Panel 2: Infrastructural Sustainability and Curatorial Practices of the Digital Archive

Panel organizer(s): Luca Antoniazzi, University of Leeds, UK

Keywords: Digital infrastructure; Economics; Management; Curatorship

Abstract: More often than not, public discourses surrounding archives enthusiastically focus on the opportunities provided by digital technology in enhancing access to archival material, exemplifying and stimulating its circulation and reuse, while other point of views and approaches present in the literature are often marginalised.
A conspicuous number of publications are pointing out the serious challenges, alongside the well-known opportunities, that digital technology’s role in media preservation are bringing about. Publications such as AMPAS (2007&2012), Rosenthal et al. (2012), Weathly (2012) need to be seriously taken into account within the academic discourse in order to investigate a set of issues related to the potential drawbacks of the recent technological shift. The limits of long term digital preservation (e.g. the costs of storage systems and management, the frantic proliferation of different file formats, the unreliability of digital carriers and the consequent complex and endless process of data migration) but more significantly the corresponding solutions that archivists, technicians and curators will provide to overcome these challenges, will be crucial in shaping a new relationship between archives and the users of the future.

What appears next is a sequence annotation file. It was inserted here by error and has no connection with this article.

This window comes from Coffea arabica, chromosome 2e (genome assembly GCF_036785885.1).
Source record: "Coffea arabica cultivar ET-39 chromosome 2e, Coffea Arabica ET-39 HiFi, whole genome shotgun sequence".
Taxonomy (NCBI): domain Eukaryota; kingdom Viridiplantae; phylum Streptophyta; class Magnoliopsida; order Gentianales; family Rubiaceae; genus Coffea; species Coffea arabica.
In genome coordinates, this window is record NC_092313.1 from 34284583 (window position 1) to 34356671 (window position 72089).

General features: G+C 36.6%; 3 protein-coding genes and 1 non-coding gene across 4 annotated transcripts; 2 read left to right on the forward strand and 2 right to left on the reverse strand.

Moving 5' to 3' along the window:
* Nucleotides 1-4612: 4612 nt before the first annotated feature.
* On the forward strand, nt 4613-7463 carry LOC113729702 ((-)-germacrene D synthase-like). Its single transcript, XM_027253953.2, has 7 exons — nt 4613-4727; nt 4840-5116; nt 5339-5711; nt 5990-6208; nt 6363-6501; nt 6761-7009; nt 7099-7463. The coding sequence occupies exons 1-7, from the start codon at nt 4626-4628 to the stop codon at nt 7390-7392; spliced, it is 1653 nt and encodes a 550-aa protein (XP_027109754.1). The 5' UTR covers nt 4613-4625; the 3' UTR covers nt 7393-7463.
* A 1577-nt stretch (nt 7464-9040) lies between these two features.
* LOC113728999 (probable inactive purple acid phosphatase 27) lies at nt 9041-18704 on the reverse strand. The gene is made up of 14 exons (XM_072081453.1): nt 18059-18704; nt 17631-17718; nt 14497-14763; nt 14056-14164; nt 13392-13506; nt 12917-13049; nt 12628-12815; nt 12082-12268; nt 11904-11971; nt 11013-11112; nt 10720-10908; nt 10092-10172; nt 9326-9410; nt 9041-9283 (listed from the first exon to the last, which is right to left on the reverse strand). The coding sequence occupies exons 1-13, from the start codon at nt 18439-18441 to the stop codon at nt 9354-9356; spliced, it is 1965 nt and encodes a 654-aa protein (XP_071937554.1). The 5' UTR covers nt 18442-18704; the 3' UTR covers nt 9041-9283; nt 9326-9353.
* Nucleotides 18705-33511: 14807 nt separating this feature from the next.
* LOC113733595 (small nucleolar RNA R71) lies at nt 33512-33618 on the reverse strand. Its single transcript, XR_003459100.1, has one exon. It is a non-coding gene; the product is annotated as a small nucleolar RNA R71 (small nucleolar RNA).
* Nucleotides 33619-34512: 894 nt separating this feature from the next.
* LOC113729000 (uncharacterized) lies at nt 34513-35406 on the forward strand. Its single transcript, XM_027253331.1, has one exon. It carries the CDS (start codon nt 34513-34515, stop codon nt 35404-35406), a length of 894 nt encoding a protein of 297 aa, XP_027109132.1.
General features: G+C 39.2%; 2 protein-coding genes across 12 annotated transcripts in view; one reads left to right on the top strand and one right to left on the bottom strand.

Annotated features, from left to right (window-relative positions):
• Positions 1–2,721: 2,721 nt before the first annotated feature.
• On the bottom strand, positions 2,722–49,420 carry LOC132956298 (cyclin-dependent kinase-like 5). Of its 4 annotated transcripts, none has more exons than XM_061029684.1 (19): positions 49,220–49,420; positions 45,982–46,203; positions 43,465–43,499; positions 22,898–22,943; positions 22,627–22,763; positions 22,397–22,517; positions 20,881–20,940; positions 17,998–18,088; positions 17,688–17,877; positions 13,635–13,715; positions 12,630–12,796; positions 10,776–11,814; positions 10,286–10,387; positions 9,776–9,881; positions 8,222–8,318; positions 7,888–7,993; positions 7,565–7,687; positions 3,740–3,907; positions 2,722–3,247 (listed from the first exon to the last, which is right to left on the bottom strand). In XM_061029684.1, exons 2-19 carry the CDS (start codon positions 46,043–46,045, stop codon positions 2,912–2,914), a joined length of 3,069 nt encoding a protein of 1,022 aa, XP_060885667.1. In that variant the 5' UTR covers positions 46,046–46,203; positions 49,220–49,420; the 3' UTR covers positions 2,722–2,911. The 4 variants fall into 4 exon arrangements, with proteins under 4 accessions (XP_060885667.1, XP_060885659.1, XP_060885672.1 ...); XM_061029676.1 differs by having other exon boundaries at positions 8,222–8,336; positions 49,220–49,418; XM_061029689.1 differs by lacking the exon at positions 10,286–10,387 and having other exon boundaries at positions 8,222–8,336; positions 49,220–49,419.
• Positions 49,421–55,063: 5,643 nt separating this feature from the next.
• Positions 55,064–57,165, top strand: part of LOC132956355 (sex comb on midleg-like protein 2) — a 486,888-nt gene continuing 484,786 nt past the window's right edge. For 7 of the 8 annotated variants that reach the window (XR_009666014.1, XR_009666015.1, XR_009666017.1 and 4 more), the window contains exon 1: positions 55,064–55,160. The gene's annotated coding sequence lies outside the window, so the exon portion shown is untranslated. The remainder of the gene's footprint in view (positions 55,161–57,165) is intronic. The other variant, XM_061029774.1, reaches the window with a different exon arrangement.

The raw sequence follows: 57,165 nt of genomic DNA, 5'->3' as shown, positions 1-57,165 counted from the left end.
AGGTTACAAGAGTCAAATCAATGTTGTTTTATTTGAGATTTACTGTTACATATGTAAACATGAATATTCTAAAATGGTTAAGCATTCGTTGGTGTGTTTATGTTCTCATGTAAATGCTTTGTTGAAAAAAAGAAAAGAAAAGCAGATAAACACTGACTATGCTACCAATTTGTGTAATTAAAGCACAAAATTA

The immediate need for concrete answers is made even more urgent by the acceleration of this all-embracing change. In fact, contemporary media production is already mostly digital and Audio-Visual Heritage Institutions (AHIs), in order to keep up their role of constructors of historical narratives, will need to handle the entire process of preservation, from acquisition to access, employing new equipment, dealing with new form of governance and implementing new curatorial practices.
We are therefore in an extremely delicate and tense situation in where the vigorous thrust of the industry could potentially put at risk the integrity of the collections.
The questions on the table are numerous but we can group them in three main categories:
• If and how the necessity of archiving digital born items will change curatorial practices, governance and funding schemes of AHIs? Which it will be, if any, the role of digital curatorship?
• Which policy is needed and at which administrative level?
• Are the social functions of digital archives and museums going to change? If so, in which sense?